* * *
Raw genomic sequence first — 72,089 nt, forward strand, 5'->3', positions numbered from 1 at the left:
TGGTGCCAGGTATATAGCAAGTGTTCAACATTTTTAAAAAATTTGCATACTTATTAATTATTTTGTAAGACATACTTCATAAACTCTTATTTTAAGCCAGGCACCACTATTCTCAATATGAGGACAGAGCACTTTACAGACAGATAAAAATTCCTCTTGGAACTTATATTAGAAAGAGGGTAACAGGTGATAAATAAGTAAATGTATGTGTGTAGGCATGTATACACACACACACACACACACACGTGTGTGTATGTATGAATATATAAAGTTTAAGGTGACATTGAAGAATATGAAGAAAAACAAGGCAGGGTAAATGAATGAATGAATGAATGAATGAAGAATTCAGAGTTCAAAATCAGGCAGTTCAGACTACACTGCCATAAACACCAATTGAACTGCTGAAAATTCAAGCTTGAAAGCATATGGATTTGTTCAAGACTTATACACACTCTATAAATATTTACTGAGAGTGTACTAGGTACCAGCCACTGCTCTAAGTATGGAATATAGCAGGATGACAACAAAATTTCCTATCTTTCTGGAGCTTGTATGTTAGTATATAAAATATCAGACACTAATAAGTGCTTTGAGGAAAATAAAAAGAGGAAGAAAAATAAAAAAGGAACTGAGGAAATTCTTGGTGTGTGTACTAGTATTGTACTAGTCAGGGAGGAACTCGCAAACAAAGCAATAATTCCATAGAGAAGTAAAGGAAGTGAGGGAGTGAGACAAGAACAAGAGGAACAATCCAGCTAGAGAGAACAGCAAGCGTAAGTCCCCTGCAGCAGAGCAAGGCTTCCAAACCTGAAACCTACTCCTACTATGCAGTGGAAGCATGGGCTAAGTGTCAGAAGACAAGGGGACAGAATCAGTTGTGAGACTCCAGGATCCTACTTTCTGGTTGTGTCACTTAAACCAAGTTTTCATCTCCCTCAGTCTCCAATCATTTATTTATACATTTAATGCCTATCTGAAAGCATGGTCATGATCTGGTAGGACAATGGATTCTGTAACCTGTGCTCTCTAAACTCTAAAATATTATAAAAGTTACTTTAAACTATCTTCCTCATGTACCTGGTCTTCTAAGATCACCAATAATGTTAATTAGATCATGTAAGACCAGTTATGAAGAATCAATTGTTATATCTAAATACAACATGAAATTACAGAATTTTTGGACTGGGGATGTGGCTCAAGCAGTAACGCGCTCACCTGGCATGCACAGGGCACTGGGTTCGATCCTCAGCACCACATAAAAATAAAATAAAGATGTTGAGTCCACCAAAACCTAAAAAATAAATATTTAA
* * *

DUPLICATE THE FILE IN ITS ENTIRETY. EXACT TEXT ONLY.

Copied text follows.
Raw genomic sequence first — 72,089 nt, forward strand, 5'->3', positions numbered from 1 at the left:
TGGTGCCAGGTATATAGCAAGTGTTCAACATTTTTAAAAAATTTGCATACTTATTAATTATTTTGTAAGACATACTTCATAAACTCTTATTTTAAGCCAGGCACCACTATTCTCAATATGAGGACAGAGCACTTTACAGACAGATAAAAATTCCTCTTGGAACTTATATTAGAAAGAGGGTAACAGGTGATAAATAAGTAAATGTATGTGTGTAGGCATGTATACACACACACACACACACACACGTGTGTGTATGTATGAATATATAAAGTTTAAGGTGACATTGAAGAATATGAAGAAAAACAAGGCAGGGTAAATGAATGAATGAATGAATGAATGAAGAATTCAGAGTTCAAAATCAGGCAGTTCAGACTACACTGCCATAAACACCAATTGAACTGCTGAAAATTCAAGCTTGAAAGCATATGGATTTGTTCAAGACTTATACACACTCTATAAATATTTACTGAGAGTGTACTAGGTACCAGCCACTGCTCTAAGTATGGAATATAGCAGGATGACAACAAAATTTCCTATCTTTCTGGAGCTTGTATGTTAGTATATAAAATATCAGACACTAATAAGTGCTTTGAGGAAAATAAAAAGAGGAAGAAAAATAAAAAAGGAACTGAGGAAATTCTTGGTGTGTGTACTAGTATTGTACTAGTCAGGGAGGAACTCGCAAACAAAGCAATAATTCCATAGAGAAGTAAAGGAAGTGAGGGAGTGAGACAAGAACAAGAGGAACAATCCAGCTAGAGAGAACAGCAAGCGTAAGTCCCCTGCAGCAGAGCAAGGCTTCCAAACCTGAAACCTACTCCTACTATGCAGTGGAAGCATGGGCTAAGTGTCAGAAGACAAGGGGACAGAATCAGTTGTGAGACTCCAGGATCCTACTTTCTGGTTGTGTCACTTAAACCAAGTTTTCATCTCCCTCAGTCTCCAATCATTTATTTATACATTTAATGCCTATCTGAAAGCATGGTCATGATCTGGTAGGACAATGGATTCTGTAACCTGTGCTCTCTAAACTCTAAAATATTATAAAAGTTACTTTAAACTATCTTCCTCATGTACCTGGTCTTCTAAGATCACCAATAATGTTAATTAGATCATGTAAGACCAGTTATGAAGAATCAATTGTTATATCTAAATACAACATGAAATTACAGAATTTTTGGACTGGGGATGTGGCTCAAGCAGTAACGCGCTCACCTGGCATGCACAGGGCACTGGGTTCGATCCTCAGCACCACATAAAAATAAAATAAAGATGTTGAGTCCACCAAAACCTAAAAAATAAATATTTAA